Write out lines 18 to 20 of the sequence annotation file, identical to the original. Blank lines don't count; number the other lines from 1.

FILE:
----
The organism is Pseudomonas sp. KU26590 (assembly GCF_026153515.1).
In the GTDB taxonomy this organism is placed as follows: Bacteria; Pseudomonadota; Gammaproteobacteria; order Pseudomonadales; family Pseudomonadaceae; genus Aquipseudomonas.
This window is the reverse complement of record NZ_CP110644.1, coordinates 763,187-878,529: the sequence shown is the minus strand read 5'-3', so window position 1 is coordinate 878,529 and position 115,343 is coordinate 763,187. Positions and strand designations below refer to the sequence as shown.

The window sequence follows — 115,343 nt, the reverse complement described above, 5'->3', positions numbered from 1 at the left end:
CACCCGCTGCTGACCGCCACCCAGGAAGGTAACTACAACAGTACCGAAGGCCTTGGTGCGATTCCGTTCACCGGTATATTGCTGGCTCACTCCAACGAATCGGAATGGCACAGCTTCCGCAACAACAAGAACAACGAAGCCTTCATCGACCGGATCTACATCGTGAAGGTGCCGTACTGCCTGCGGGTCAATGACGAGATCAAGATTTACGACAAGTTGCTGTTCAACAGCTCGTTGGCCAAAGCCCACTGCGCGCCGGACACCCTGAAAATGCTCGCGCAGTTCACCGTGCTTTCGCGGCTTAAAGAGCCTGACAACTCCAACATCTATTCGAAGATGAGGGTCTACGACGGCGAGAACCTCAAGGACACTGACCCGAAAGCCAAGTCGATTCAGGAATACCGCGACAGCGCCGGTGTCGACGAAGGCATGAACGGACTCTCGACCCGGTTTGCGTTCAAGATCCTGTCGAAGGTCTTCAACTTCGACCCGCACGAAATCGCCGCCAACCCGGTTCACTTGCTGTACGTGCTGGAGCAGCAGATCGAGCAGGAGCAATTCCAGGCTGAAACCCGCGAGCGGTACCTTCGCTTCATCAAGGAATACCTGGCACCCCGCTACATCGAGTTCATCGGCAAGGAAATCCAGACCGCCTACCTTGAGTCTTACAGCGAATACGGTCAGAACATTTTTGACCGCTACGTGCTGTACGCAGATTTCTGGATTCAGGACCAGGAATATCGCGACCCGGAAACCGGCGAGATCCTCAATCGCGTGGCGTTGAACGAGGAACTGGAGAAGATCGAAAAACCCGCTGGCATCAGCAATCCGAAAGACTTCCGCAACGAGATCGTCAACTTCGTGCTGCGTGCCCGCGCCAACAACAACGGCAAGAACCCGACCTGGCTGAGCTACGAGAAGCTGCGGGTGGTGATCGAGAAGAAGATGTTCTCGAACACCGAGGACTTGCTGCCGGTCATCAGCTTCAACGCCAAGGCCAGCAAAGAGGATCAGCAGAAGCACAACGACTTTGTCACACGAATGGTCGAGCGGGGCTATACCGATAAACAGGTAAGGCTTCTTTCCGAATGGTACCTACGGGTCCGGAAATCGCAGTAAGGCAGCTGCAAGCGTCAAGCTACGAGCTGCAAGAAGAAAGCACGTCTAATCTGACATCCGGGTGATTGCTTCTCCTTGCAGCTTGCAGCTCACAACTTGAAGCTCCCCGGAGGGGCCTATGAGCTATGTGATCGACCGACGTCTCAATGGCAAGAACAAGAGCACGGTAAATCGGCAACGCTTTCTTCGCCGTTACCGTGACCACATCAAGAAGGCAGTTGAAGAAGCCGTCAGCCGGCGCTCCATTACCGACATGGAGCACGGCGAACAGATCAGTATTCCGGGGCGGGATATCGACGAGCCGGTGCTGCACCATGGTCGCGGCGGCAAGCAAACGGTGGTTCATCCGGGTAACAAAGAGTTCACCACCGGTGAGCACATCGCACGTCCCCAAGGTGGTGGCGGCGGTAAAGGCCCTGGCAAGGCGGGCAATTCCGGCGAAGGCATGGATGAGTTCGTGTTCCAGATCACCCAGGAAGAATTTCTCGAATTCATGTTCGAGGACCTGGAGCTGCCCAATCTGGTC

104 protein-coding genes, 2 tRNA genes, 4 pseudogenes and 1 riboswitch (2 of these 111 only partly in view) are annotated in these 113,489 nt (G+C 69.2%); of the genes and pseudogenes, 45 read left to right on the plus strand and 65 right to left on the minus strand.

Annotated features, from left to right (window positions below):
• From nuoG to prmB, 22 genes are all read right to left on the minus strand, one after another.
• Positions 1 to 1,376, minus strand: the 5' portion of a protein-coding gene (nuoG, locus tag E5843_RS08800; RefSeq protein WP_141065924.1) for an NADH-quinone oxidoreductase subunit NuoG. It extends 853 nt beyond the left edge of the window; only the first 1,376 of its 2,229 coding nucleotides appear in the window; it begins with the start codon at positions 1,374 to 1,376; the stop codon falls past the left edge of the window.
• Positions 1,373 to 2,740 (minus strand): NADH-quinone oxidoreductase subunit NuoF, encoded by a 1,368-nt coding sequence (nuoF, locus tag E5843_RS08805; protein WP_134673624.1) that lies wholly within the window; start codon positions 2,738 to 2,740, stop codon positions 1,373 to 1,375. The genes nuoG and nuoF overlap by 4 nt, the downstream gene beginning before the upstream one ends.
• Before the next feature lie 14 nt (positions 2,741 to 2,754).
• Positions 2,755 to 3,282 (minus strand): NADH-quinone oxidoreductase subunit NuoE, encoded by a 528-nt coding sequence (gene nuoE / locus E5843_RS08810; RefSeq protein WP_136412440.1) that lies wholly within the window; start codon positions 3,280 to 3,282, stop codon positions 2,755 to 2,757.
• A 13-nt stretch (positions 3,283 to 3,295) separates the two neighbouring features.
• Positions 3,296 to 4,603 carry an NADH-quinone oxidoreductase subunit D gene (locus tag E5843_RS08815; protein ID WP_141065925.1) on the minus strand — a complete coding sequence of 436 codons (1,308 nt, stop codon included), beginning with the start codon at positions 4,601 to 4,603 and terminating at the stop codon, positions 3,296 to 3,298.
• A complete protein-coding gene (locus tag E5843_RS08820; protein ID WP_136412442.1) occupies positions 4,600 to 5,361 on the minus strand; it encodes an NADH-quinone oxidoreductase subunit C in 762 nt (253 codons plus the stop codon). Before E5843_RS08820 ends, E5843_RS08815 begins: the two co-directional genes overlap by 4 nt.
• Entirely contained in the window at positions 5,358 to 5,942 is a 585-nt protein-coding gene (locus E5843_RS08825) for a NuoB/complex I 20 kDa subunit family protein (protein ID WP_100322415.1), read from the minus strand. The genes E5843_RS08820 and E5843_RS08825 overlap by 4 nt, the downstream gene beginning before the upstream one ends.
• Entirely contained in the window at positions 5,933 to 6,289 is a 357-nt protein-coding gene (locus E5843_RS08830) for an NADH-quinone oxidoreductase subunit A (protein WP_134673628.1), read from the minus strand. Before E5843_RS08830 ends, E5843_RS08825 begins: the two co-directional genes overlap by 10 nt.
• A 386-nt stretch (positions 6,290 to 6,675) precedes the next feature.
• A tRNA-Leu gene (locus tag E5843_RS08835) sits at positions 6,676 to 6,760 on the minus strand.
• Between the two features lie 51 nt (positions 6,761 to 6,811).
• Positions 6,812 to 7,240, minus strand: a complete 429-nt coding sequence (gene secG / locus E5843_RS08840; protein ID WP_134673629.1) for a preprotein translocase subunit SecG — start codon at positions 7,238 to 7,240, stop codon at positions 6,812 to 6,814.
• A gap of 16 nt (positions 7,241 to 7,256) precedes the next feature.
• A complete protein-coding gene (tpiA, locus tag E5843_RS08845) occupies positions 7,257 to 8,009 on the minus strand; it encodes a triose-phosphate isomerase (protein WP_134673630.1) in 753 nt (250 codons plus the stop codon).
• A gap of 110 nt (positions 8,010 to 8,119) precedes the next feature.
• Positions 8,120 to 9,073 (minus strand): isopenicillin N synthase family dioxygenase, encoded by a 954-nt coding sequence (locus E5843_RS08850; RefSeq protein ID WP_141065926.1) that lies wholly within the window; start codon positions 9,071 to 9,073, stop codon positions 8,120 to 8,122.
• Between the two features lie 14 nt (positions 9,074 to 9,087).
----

• A 386-nt stretch (positions 6,290 to 6,675) precedes the next feature.
• A tRNA-Leu gene (locus tag E5843_RS08835) sits at positions 6,676 to 6,760 on the minus strand.
• Between the two features lie 51 nt (positions 6,761 to 6,811).